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Rubbish solutions

Littering and fly-tipping has escalated during lockdown with many FMs reporting that they’re having to deal with illegal disposal of waste around their buildings. Aaron Georgiou, CEO and Founder of Litta offers advice on tackling the problem

Fly-tipping has long been a serious issue in the UK. And sadly, it is spiralling out of control. The number of illegal waste dumps reported across the UK is rising at an alarming rate, threatening the health, safety and beauty of many areas. Local authorities are in a constant battle to reduce the total tonnage of commercial and residential waste being left on our streets, yet even with increased powers and tougher penalties in place, they are struggling to bring the problem under control.

Let’s look at some numbers to put things into perspective. According to the most recent government figures, local authorities in England dealt with over one million fly-tipping incidents in the 12 months leading up to April 2019 –representing an eight per cent increase in the number of cases reported in the preceding year. Clearing these sites cost local authorities £12.2 million.

This is a worrying observation, particularly at a time when many local authorities are seeing budgets shrink and fly-tipping spike. Indeed, the COVID-19 pandemic has only made the situation worse; since the introduction of lockdown measures in mid-March, the Countryside Alliance has reported as much as a 300 per cent increase in the number of fly-tipping cases in some regions.

There are plenty of contributing factors to explain this dramatic increase. The first has to do with the limited availability of rubbish collection services at the height of the pandemic: recycling plants and tips were temporarily closed, and local councils reduced their services outside of standard rubbish collection. The second factor has to do with an increase in level of household waste needed to be disposed of – with people isolating at home, there has been an increase in DIY renovation projects as well as the clearing out of unwanted household items.

The fallout from the pandemic has shown that current policies and strategies are simply not working. If not addressed soon, we face the prospect of more rubbish dumps on our highways, parklands, commercial spaces and residential streets. This is all the more pressing as businesses prepare to return back to their workspace after months in lockdown.

Over the past three months, Litta has seen a rise in the amount of fly-tipping taking place on commercial sites and industrial parks. These sites are usually outside of the public eye and make for an ideal dumping ground for illegal tippers given that they have been deserted during lockdown.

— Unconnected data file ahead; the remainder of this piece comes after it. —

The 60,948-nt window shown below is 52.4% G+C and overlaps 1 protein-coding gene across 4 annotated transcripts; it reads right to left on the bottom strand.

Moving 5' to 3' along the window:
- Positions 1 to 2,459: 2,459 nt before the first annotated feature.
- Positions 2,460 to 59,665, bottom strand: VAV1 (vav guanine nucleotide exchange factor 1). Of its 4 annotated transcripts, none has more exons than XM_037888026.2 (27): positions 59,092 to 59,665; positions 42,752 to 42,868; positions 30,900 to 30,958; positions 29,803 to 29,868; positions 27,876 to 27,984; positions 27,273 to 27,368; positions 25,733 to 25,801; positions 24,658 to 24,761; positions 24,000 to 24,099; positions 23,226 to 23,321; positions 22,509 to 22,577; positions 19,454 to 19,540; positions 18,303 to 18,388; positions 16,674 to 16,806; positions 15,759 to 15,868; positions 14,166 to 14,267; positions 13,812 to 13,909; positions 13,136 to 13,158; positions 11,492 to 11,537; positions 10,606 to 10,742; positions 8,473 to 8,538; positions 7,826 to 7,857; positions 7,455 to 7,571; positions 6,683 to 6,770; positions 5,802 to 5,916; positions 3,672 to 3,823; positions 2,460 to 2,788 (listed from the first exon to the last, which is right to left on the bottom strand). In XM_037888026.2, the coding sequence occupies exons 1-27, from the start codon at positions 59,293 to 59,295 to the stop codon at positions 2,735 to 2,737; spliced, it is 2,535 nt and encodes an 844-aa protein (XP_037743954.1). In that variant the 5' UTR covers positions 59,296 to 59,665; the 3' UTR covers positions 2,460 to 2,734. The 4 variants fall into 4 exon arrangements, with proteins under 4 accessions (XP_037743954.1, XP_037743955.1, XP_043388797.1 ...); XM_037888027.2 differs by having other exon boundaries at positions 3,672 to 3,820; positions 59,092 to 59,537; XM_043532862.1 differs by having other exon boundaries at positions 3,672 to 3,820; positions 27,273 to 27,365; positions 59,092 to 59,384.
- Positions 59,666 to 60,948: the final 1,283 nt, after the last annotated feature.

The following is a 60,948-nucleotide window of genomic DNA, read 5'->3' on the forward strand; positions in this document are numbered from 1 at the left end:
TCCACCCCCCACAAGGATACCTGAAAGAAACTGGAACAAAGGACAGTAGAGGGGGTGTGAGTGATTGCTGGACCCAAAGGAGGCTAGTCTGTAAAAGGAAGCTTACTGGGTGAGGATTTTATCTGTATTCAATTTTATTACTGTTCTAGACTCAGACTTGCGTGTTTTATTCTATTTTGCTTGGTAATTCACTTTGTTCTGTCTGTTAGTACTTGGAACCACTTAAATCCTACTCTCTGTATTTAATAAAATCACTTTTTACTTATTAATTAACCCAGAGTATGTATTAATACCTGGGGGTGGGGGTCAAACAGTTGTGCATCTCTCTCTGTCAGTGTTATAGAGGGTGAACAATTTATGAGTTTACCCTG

Coupled with this, many businesses will soon be renovating their offices – with social distancing measures still in place, we can expect workspace layouts to change and furniture to be removed in order to create more space between employees. This will mean more waste, which could result in yet more fly-tipping.

So, as businesses return to their offices and factories, we should expect a rise in the number of companies reporting fly-tipping on or near their commercial sites. This is part of the reason why Litta recently launched a fly-tipping alert system to ensure that local businesses and residents can quickly notify councils of illegal waste dumps.

Waste disposal centres are reopening, though they are not operating at 100 per cent capacity. They will also need to clear through a backlog of waste, meaning longer processing times and delays. This is not ideal given the sheer volume of waste we can expect will need to be cleared in the coming months. It also could result in more people engaging with illegal waste disposal companies, which are responsible for illegal fly-tipping in the first place.

A recent site we helped with in Uxbridge, London, puts things into perspective. At the beginning of June we helped clear a 75-tonne fly tip on a commercial estate. The waste had been there for over a week and was the heaviest volume of waste we have cleared in our three-year history. Unfortunately, sites like these could become more commonplace.

To ensure the UK can effectively stamp out fly-tipping in the UK, a change of approach is urgently needed. Councils are not in a position to solve the issue independently. Instead, they need to be striking new relationships with local businesses to ensure they are able to not only monitor but also prevent illegal rubbish dumps.

Part of the solution lies in technology. At the moment, surveillance cameras are being used to watch popular fly-tipping sites. This has had some impact, but there are plenty of other ways tech can help. Litta’s fly-tipping alert system is one such example; it uses GPS to identify and track fly-tipping sites, automatically passing this information to the council.

The application of technology in the waste removal space is not limited to the identification of fly-tipping sites. Apps can also be used to track the lawful removal and disposal of waste by providing driver tracking numbers and a full audit trail. This is extremely important for businesses, particularly as the Environment Protection Act states that any organisation who uses a waste collection provider must ensure they are fully licensed. If this is not the case and the rubbish is unlawfully disposed of, the organisation will be held accountable.

These next few months will ultimately determine whether the UK will be able to put an end to fly-tipping. This requires creative thinking, and a willingness to embrace technology before it is too late. Thankfully, there are already solutions available – the challenge is making sure businesses, councils and consumers are ultimately aware of them.

About Sarah OBeirne


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